Echoes of pre-Famine times in Spanish countryside

WHAT wildlife would Don Quixote de la Mancha and Sancho Panza have encountered on their famous foray all those years ago, asks Richard Collins

Echoes of pre-Famine times in Spanish countryside

Francolins and pheasants are mentioned in Cervantes’ great novel.

Wolves were common in his day, brown bears lived in the forests but neither Cervantes nor the Don would have twitched the elusive Iberian lynx, now Europe’s rarest mammal.

“La Mancha”, a Moorish name, means a “dry arid place”. This huge plateau, in the centre of Spain, although sun-baked and wind-swept, is fertile.

Dotted with windmills, which the Don famously attacked, there are olive groves, vineyards and great expanses of cereal.

Ponds, in which the farmers collect water, support ducks, grebes and herons, the loud jerky song of the great reed-warbler being the soundtrack.

Dragon and damselflies perform their courtship dances. Sheep congregate in large tightly-knit flocks with La Mancha goats, said to be the ancestors of American ones.

The Alhorines Valley, to the east of the great plateau, is a major grain-producing area.

On a visit last week, I thought it resembled the Irish landscape of pre-Famine times.

Up to the 1850s, we grew cereals for export to Britain. When the steam engine arrived, Ireland could no longer compete with the cheap grain steamships brought from elsewhere in Victoria’s empire.

Livestock-farming replaced tillage. Hawthorn and blackthorn hedges were planted to control the movement of animals, giving us the rural landscape we have today.

The gloriously coloured bee-eaters and rollers of the Alhorines would look totally out of place in Ireland, but there are echoes of our pre-Famine times in the Spanish countryside; the “bunch-of keys” jingling of the corn bunting, for example, was a familiar sound on the Mullet Peninsula even in the 1970’s.

Alas, this little brown bird is now extinct in Ireland. Nor do we hear the “wet-my-lips” call of the quail and the rasping of partridges nowadays, but the skylark sings above the swards of the Alhorines, where it competes with four other lark species.

Two great bustards were seen near Thurles in 1902 and one was shot near Castletownbere in 1925, but our misty island is probably too wet for them to nest.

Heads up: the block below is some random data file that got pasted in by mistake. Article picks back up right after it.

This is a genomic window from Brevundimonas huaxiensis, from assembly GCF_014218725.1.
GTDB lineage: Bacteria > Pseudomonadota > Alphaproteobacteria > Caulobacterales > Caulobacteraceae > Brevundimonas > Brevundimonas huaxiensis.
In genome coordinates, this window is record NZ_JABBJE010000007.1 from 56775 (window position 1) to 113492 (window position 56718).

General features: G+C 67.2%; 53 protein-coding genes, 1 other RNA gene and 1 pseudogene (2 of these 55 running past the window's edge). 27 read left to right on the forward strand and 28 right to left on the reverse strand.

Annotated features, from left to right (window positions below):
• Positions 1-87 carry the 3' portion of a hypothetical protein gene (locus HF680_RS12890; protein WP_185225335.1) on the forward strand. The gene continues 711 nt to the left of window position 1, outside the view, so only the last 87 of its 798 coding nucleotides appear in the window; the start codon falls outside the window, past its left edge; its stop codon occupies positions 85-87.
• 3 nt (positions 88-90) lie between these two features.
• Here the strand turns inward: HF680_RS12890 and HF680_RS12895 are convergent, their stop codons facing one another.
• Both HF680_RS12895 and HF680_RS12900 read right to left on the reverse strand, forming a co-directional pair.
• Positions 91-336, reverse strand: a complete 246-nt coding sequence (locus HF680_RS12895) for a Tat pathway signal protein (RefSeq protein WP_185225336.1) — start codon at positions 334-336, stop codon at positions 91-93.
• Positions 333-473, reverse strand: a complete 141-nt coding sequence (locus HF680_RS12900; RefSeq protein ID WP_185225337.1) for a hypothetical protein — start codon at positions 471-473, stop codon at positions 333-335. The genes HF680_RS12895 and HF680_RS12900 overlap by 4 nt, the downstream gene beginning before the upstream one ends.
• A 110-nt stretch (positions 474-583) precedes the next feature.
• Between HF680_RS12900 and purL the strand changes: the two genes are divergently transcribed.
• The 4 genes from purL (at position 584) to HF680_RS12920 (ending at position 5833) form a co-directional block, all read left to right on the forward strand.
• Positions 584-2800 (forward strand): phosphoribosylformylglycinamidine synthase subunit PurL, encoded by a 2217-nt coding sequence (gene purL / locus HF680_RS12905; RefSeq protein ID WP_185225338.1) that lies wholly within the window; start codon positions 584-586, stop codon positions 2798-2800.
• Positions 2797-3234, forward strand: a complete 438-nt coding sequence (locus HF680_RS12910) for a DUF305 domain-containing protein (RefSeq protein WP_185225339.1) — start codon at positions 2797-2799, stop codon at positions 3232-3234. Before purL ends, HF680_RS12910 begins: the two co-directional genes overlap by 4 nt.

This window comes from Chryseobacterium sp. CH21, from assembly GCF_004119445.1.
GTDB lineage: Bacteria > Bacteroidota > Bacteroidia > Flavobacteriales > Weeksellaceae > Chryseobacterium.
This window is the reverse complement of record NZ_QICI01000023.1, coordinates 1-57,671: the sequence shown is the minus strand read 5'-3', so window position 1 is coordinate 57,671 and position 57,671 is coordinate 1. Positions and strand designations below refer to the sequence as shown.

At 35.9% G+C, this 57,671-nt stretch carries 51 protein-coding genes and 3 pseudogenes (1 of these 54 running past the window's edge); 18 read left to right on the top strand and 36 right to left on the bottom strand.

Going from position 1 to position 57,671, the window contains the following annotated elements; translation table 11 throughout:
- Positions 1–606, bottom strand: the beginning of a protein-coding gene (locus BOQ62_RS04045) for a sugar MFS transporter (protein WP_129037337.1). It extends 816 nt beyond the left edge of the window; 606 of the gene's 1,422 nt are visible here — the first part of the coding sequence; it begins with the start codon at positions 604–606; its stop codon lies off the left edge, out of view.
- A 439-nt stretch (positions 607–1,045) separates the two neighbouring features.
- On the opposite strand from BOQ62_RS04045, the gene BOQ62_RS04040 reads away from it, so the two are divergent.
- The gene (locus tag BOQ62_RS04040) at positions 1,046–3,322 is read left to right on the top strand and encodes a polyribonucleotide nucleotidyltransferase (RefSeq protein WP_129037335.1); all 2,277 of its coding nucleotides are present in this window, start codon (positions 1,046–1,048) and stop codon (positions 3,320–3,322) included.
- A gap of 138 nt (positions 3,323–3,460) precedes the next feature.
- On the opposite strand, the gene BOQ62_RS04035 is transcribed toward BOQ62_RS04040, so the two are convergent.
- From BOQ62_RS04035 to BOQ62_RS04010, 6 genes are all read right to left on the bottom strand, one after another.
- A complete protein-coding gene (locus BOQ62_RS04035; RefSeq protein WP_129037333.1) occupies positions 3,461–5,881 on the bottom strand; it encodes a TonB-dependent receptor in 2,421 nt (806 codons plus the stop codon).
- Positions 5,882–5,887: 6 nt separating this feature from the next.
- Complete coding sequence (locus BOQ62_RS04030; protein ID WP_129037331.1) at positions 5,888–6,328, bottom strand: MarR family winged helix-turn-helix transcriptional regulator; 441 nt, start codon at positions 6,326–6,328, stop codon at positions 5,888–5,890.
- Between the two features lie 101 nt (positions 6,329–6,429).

They bred in England and the south of Scotland, until hunting and mechanised farming sealed their fate; the last British bustard nest was recorded in Suffolk in 1832.

Populations started to decline throughout Europe two centuries ago; most of the bustard’s former haunts are now deserted.

These are the celebrities which bird-watchers, visiting the Alhorines, most want to see.

There are two Spanish species, the great and the little. “Bustard” comes from the Latin “avis tarda”, meaning “slow bird”; when threatened, they often run for cover rather than fly.

But there was nothing tardy about the ones we saw; they moved off quickly and took flight as we approached.

Eating invertebrates and plants, these sociable ground-dwellers have spectacular communal displays in which males raise and shake out their tails in foam baths of gleaming white feathers.

Deemed to be one of the most spectacular birds on the planet, the great bustard is Europe’s equivalent of the ostrich, to which it is not related.

A male can weigh 16kg, rivalling the trumpeter swan for the title of world’s heaviest flying animal.

Bustards resemble farmyard fowl or long-legged geese, but they are in fact dry-country cousins of the wetland-loving cranes.

Driving slowly along dirt tracks, we had little difficulty encountering both species.

However, those other notables, the pin-tailed and black-bellied sandgrouse, and the recently re-introduced lesser kestrel, eluded us La Valle de los Alhorines is within easy reach of the resorts of Valencia and Alicante.

The road network is excellent and accommodation is available in villages topped with picturesque Moorish castles. It’s worth engaging a local bird-watching guide.

The ones leading our excursions were excellent.


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